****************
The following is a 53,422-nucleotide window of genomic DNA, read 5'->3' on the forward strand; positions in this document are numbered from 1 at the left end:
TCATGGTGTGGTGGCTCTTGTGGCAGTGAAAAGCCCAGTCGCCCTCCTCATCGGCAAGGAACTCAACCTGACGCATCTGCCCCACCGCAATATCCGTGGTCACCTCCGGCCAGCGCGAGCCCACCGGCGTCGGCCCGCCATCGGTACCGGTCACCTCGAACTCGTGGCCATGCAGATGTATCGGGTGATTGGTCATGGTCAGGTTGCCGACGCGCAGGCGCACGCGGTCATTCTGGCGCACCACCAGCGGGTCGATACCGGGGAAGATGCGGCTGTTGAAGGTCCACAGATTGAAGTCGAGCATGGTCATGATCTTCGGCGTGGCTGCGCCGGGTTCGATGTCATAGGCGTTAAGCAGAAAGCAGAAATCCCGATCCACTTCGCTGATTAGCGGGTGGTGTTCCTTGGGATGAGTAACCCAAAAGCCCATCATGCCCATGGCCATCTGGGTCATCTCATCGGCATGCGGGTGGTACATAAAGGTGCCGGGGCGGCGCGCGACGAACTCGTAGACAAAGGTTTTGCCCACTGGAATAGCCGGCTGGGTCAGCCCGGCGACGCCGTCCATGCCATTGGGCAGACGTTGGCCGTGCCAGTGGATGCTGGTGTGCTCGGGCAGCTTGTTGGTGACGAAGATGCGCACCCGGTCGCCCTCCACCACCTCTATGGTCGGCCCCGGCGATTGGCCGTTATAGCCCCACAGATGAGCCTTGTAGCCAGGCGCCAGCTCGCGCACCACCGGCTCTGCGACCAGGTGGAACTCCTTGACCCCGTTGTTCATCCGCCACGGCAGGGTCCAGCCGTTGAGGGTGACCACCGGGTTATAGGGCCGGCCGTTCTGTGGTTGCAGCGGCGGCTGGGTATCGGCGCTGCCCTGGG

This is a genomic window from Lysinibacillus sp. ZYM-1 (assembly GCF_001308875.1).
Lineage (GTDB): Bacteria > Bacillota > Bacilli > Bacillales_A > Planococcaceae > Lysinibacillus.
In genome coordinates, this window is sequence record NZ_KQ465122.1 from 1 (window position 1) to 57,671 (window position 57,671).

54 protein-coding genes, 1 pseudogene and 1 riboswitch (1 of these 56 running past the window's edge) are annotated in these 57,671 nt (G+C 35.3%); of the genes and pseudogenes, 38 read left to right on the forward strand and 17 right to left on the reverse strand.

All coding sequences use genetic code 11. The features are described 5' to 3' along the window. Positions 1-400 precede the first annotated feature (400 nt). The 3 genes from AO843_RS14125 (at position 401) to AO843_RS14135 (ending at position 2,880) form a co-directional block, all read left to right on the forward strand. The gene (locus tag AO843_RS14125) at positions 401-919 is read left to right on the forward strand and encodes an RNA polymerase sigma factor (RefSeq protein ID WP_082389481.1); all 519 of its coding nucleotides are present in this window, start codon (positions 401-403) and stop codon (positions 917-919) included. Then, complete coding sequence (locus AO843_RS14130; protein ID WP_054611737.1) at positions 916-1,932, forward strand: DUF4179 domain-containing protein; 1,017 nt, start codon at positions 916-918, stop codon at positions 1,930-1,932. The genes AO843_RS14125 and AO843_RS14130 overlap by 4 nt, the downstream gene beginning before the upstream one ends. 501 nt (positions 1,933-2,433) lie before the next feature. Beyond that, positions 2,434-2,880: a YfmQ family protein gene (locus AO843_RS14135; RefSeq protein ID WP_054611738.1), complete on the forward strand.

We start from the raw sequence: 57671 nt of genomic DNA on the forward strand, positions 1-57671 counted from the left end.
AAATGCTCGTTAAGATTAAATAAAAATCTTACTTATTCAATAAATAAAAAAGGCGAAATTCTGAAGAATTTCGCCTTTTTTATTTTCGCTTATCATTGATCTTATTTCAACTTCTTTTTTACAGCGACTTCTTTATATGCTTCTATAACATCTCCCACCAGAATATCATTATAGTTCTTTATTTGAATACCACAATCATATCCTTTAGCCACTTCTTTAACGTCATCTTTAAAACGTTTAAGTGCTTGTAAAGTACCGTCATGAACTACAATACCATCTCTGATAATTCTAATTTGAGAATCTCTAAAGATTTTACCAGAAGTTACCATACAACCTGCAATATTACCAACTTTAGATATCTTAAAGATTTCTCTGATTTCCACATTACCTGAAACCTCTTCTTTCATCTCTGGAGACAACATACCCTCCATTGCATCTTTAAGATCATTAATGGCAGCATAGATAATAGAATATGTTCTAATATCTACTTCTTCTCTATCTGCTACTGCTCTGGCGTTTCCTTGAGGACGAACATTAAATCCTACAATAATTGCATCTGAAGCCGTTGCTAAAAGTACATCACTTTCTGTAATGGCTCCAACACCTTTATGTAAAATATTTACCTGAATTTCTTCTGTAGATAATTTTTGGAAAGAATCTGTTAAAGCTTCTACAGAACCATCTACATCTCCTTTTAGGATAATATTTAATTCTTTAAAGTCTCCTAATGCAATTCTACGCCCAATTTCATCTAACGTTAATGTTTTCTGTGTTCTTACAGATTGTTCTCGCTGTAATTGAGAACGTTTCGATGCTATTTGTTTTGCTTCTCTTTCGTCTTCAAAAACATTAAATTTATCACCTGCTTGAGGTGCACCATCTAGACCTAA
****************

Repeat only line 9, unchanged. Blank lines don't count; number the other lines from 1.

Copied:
AAATGCTCGTTAAGATTAAATAAAAATCTTACTTATTCAATAAATAAAAAAGGCGAAATTCTGAAGAATTTCGCCTTTTTTATTTTCGCTTATCATTGATCTTATTTCAACTTCTTTTTTACAGCGACTTCTTTATATGCTTCTATAACATCTCCCACCAGAATATCATTATAGTTCTTTATTTGAATACCACAATCATATCCTTTAGCCACTTCTTTAACGTCATCTTTAAAACGTTTAAGTGCTTGTAAAGTACCGTCATGAACTACAATACCATCTCTGATAATTCTAATTTGAGAATCTCTAAAGATTTTACCAGAAGTTACCATACAACCTGCAATATTACCAACTTTAGATATCTTAAAGATTTCTCTGATTTCCACATTACCTGAAACCTCTTCTTTCATCTCTGGAGACAACATACCCTCCATTGCATCTTTAAGATCATTAATGGCAGCATAGATAATAGAATATGTTCTAATATCTACTTCTTCTCTATCTGCTACTGCTCTGGCGTTTCCTTGAGGACGAACATTAAATCCTACAATAATTGCATCTGAAGCCGTTGCTAAAAGTACATCACTTTCTGTAATGGCTCCAACACCTTTATGTAAAATATTTACCTGAATTTCTTCTGTAGATAATTTTTGGAAAGAATCTGTTAAAGCTTCTACAGAACCATCTACATCTCCTTTTAGGATAATATTTAATTCTTTAAAGTCTCCTAATGCAATTCTACGCCCAATTTCATCTAACGTTAATGTTTTCTGTGTTCTTACAGATTGTTCTCGCTGTAATTGAGAACGTTTCGATGCTATTTGTTTTGCTTCTCTTTCGTCTTCAAAAACATTAAATTTATCACCTGCTTGAGGTGCACCATCTAGACCTAA